A unanimous Louisiana Supreme Court ruled this week that a 99-year sentence without the possibility of parole is unconstitutional for juvenile offenders — eliminating what the court described as "a perverse incentive to kill one's victims."
The 7-0 decision means that Alden Morgan, who is serving the maximum for an armed robbery committed in New Orleans' Garden District in 1998, when he was 17, will become eligible for parole in about 12 years. Morgan is now 35.
It also could affect parole eligibility for other inmates who were handed what the court described as "the functional equivalent" of a life sentence for crimes committed when they were juveniles.
The court did not further define how many years it believes equate to a life sentence.
Ken Pastorick, a state corrections spokesman, said Friday that 29 inmates are currently serving non-life sentences of 60 years or more for crimes committed as juveniles.
Wednesday's ruling came six weeks after a hearing in which several of the high court's justices expressed dismay at the attempt by Orleans Parish District Attorney Leon Cannizzaro's office to defend Morgan's sentence, in light of a series of U.S. Supreme Court rulings that have set juveniles apart when it comes to the stiffest criminal punishments.
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Under those rulings, juveniles can't be sentenced to life without parole for any crimes except homicide, and only juvenile killers who exhibit "irretrievable depravity" can be denied future parole eligibility.
Those decisions left the justices weighing a troubling result of the rulings: that most juvenile killers would have a shot at release, whereas Morgan, who injured no one, would almost surely die in prison.
"Our holding today, which finds a 99-year sentence to be the functional equivalent of life, resolves any such paradox in favor of common sense and morality," Justice Marcus Clark wrote for the court.
Roughly 300 people in Louisiana prisons were sentenced to life without parole as juveniles.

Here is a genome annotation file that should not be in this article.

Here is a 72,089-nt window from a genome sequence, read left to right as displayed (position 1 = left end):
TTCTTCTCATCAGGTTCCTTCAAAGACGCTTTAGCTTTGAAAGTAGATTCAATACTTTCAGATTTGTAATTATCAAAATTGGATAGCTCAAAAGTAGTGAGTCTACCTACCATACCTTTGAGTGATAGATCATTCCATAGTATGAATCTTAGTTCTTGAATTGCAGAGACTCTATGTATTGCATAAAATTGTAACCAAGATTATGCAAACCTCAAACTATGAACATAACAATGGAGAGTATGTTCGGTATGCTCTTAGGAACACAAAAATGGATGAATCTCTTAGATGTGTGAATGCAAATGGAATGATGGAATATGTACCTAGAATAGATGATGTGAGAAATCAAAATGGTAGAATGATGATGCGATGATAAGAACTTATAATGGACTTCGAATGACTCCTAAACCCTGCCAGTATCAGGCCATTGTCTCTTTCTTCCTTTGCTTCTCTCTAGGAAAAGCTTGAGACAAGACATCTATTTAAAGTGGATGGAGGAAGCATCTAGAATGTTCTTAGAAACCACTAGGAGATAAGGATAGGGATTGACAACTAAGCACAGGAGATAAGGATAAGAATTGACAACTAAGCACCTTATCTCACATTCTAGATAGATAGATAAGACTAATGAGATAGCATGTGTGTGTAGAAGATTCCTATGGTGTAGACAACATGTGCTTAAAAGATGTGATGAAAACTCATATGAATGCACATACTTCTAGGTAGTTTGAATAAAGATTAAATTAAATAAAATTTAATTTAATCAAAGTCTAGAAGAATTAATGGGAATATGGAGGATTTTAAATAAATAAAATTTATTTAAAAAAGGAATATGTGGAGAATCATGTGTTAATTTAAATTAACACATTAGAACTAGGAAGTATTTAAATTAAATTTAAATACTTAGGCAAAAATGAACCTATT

Morgan, who was arrested shortly after the robbery of a couple in the 1100 block of Second Street, confessed, saying he had approached the couple as they were putting their baby in their car and demanded their keys. Then "the gun went off, 'Pow!' " as he reached down for the man's wallet on the ground, he told police.
Following his conviction, Criminal District Court Judge Julian Parker, who is now retired, handed him the maximum. Parker found that "it was Morgan's intent to kill either this child or (the father)" and that he showed no remorse.
All of Morgan's appeals, including a petition for federal habeas corpus relief, were rejected. But he filed a new challenge from prison based on the recent U.S. Supreme Court cases, including a retroactive ban on mandatory life sentences for juveniles.
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In a concurring opinion on Wednesday, Justice Scott Crichton blasted Cannizzaro for taking "the stunning position" that Morgan, with a release date at age 101, doesn't qualify as a lifer.
"Even worse, the district attorney has invited this state's high court to join him in this constitutionally untenable position that directly conflicts with a line of United States Supreme Court cases rolling back excessive punishment of juvenile offenders," Crichton wrote.
He suggested that Cannizzaro, in defending Morgan's sentence, was violating his oath of office.
A spokesman for Cannizzaro's office did not respond to a request for comment.
The court ordered state corrections officials to designate a parole date for Morgan, noting that "we are not ordering the defendant's immediate release, nor are we guaranteeing his eventual release."